+Treatment of Common STIs Caused by Viruses- HPV, Herpes, Hepatitis
Hepatitis A,B,C, & HIV

STIs caused by viruses are typically more difficult to treat than those caused by bacteria. Treatment of viral STIs is specific to the type of infection. Information about the treatment of viral infections common to college populations is included below.

Viral STIs Common in College Populations:

  • HPV (Human papillomavirus)
    • HPV is the most common STI. Often times it can be harmless and go away by itself, but some types can lead to cancer or genital warts. There are about 40 different kinds of HPV that can infect genital areas – vulva, vagina, cervix, rectum, anus, penis, and scrotum, as well as the mouth and throat
    • HPV is spread through skin-to-skin contact of genital parts with an infected person – even if there is no penetration, and even if no one orgasms
    • Managing HPV: There is no cure for HPV, but there are many ways to prevent it and also reduce its impact on one’s life:
      • HPV Vaccines – for everyone!
      • Genital warts can be removed by medical providers
      • High risk HPV can usually be treated before it turns into cancer – which is why regular Pap/HPV tests are very important
      • Condoms (external and internal) and dental dams can reduce risk
  • Herpes
    • Caused by a herpes simplex virus (HSA) that spreads through direct contact.There are 2 types, one that usually causes cold sores around the mouth or face, and one that usually affects the genitals, buttocks, or anal areas.
    • Some people have no symptoms, others have symptoms near where the virus has entered the body. They turn into blisters, can become itchy and painful, and then heal.
    • Managing Herpes: Many people have outbreaks several times a year. Over time they may become less frequent, and there are medicines to help fight the virus, lessen symptoms, and decrease outbreaks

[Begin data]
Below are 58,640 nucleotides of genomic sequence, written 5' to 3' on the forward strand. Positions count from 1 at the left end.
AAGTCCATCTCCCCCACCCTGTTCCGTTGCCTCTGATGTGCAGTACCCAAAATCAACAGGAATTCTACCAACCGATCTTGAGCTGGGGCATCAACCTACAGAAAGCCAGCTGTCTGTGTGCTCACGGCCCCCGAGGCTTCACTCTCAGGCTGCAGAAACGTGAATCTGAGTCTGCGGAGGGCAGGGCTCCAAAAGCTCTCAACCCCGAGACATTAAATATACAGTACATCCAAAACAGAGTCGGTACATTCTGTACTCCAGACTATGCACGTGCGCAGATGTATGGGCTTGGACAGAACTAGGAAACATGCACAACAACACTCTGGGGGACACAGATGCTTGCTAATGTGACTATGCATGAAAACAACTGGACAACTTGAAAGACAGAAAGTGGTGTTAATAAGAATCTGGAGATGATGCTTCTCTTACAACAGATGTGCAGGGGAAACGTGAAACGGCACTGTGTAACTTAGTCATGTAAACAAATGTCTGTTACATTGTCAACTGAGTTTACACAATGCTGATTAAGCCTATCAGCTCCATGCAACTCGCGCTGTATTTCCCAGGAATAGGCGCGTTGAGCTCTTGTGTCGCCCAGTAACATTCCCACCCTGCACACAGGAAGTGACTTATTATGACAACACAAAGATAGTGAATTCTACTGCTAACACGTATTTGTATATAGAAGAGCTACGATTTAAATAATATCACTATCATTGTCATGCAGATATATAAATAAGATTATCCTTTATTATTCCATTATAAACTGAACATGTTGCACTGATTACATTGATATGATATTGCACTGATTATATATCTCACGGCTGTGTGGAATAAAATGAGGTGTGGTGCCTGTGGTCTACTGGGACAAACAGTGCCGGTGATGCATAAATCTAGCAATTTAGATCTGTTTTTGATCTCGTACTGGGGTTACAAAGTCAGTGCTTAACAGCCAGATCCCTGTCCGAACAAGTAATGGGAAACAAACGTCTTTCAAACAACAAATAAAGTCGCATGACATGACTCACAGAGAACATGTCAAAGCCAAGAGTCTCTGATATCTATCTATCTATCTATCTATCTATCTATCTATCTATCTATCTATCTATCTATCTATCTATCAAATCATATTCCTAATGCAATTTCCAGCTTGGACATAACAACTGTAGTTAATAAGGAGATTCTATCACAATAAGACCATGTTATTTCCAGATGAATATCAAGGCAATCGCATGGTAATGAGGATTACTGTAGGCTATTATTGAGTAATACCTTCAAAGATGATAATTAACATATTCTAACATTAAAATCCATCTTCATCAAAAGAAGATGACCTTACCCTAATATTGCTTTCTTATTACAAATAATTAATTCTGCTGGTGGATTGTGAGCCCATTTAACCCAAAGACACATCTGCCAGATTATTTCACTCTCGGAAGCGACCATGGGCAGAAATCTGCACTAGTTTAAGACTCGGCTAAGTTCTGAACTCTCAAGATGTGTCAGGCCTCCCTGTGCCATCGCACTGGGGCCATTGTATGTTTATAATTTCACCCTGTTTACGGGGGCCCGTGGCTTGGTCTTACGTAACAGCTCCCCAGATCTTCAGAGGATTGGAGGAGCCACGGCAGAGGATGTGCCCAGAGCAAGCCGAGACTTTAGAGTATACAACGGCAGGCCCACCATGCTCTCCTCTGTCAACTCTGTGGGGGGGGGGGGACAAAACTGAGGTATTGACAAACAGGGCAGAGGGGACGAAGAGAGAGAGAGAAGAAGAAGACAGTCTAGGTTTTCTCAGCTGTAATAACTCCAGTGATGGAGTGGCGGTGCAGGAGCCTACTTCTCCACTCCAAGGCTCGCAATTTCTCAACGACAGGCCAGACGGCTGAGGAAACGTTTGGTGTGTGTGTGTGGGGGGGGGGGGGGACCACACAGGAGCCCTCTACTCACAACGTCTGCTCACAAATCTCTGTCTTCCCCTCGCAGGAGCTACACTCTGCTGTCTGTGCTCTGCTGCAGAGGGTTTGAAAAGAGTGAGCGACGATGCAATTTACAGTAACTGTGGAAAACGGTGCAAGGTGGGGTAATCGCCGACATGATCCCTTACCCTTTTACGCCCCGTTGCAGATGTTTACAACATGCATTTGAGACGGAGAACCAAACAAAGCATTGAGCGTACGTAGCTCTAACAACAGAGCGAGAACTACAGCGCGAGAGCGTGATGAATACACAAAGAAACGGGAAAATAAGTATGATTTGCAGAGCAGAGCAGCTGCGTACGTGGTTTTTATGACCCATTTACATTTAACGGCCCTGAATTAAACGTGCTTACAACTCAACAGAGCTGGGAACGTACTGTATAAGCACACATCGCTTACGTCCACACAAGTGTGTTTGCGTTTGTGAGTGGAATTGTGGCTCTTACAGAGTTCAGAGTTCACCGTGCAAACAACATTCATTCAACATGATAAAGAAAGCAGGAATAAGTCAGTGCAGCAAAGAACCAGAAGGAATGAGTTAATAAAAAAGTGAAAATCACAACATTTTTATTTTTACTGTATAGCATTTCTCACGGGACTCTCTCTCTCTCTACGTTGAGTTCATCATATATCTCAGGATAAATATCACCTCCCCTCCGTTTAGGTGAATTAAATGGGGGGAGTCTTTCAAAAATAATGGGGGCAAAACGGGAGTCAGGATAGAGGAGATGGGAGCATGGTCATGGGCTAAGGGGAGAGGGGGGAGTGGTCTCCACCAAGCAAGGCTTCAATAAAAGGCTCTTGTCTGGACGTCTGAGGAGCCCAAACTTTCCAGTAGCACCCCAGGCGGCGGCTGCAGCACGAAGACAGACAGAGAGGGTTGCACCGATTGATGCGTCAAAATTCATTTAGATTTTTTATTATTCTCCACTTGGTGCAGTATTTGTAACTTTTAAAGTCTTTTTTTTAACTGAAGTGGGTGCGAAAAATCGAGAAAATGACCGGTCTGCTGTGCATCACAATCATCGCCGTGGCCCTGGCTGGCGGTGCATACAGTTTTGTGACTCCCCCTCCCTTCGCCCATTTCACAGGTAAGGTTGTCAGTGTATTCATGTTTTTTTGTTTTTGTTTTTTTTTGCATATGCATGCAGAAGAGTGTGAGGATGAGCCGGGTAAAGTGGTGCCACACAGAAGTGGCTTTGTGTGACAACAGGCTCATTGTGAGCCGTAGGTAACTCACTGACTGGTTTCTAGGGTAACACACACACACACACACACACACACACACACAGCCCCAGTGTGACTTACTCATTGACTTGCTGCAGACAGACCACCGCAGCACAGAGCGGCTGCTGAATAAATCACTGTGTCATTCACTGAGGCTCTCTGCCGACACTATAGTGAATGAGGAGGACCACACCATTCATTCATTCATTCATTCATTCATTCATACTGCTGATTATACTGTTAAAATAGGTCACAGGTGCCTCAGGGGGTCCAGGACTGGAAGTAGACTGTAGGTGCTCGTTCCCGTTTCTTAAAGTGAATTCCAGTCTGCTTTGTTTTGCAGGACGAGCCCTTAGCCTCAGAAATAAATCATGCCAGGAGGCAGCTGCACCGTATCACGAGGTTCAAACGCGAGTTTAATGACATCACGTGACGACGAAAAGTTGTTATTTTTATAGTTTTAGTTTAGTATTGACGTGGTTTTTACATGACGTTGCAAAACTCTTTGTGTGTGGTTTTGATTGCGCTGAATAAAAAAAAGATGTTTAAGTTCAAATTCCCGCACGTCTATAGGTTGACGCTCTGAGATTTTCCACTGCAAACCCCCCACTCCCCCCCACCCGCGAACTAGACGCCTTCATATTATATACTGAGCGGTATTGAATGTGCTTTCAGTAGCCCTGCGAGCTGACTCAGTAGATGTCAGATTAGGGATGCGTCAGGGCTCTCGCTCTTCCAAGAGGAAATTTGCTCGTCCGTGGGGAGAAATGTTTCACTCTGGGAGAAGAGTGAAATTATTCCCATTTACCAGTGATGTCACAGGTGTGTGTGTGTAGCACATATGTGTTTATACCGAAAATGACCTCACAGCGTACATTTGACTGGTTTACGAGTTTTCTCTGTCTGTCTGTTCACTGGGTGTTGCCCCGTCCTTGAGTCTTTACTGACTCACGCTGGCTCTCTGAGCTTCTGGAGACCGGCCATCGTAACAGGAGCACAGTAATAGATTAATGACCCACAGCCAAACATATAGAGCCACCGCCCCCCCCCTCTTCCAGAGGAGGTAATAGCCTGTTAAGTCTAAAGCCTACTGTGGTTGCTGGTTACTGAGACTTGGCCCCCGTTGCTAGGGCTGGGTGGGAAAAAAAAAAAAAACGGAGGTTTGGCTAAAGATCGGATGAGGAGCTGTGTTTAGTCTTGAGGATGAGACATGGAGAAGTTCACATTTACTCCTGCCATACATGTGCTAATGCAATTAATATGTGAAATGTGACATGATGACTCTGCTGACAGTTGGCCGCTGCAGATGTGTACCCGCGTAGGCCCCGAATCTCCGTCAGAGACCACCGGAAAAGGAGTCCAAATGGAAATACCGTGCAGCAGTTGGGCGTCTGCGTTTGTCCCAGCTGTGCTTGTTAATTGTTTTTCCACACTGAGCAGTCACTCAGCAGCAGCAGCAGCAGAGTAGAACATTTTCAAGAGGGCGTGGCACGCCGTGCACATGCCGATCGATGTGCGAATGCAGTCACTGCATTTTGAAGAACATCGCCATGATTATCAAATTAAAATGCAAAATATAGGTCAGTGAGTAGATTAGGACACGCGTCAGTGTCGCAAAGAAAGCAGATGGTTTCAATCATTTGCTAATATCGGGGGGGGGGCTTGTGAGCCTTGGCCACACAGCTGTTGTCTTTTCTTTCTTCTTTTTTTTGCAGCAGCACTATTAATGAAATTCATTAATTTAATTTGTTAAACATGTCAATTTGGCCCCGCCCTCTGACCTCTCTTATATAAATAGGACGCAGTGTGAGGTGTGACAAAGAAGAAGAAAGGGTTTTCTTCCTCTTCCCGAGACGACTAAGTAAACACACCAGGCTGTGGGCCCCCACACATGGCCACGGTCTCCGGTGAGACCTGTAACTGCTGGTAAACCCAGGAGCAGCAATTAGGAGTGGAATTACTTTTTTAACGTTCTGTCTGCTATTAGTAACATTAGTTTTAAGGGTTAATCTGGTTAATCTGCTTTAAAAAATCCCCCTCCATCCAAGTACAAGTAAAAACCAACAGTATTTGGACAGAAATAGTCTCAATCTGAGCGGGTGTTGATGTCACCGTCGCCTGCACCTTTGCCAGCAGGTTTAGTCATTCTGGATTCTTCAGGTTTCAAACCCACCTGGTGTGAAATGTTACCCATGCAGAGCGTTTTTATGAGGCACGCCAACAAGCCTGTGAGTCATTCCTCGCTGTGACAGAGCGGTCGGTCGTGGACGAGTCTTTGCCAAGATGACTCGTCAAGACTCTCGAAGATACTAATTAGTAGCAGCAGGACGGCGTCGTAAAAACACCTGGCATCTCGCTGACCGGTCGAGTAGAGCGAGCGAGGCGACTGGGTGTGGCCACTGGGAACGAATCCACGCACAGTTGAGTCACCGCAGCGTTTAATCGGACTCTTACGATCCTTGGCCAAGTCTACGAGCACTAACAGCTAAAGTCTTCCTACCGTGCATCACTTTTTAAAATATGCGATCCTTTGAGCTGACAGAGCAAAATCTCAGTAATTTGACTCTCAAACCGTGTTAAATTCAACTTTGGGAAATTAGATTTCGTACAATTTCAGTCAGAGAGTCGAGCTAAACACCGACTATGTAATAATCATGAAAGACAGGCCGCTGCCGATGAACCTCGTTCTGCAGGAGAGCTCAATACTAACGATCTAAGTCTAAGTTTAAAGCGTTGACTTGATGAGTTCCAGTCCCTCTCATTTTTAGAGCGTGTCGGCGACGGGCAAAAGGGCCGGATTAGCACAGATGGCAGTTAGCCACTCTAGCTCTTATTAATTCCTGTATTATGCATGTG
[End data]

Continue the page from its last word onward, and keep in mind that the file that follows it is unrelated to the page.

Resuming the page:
• Hepatitis A, B, C
    • Viral infection of the liver named for the virus it is caused by:
      • Hepatitis A: passed between people by a fecal/oral route, such a rimming
      • Hepatitis B: passed through sexual activity or contact with bodily fluids of an infected partner; highly contagious
      • Hepatitis C: passed through blood to blood contact
      • Symptoms include fatigue, loss of appetite, vomiting, yellowing of the skin and eyes, and darker urine than normal
    • Preventing Hepatitis: Using barrier methods (external condoms, internal condoms, dental dams) can reduce risk of transmission
    • Managing Hepatitis: People living with Hepatitis work closely with medical providers to develop care and routines that work for them.
  • HIV (Human Immunodeficiency Virus–the virus that causes AIDS)
    • Transmitted by certain bodily fluids–blood, semen, rectal fluids, vaginal fluids, and breast milk. The most common HIV transmission occurs through sexual behavior or shared needle/syringe use.
    • Preventing HIV: Using barrier methods (external condoms, internal condoms, dental dams). HIV prevention medicines like pre-exposure prophylaxis (PrEP) and post-exposure prophylaxis (PEP) also exist and have shown increasing efficacy.
    • Managing HIV: Taking prescribed medications like antiretroviral therapy (ART) and seeing a medical professional regularly can help an individual infected with HIV live a normal life. Being open, honest, and communicative with all sex partners will help to prevent transmitting HIV.

+Treatment of Common STIs Caused by Parasites- Pubic Lice

STIs caused by parasites can usually be treated and cured with use of a medication that kills the parasite causing the infection.

Common STIs Caused by Parasites in College Populations:

Pubic Lice (“crabs”)

  • Pubic lice are neither a bacterial or viral infection, but are parasitic insects found in the genital area. Scabies occurs when there is an infestation of the skin by the lice. There are several lotions available to treat pubic lice or scabies.

Resources and Support at Bates

Clinicians at Bates Health Services are trained and here to support you. In addition, the staff at Counseling and Psychological Services (CAPS) is dedicated to supporting students as well. If you would like to speak with someone from Bates Health Services or CAPS, please call 207-786-6199 or 207-786-6200.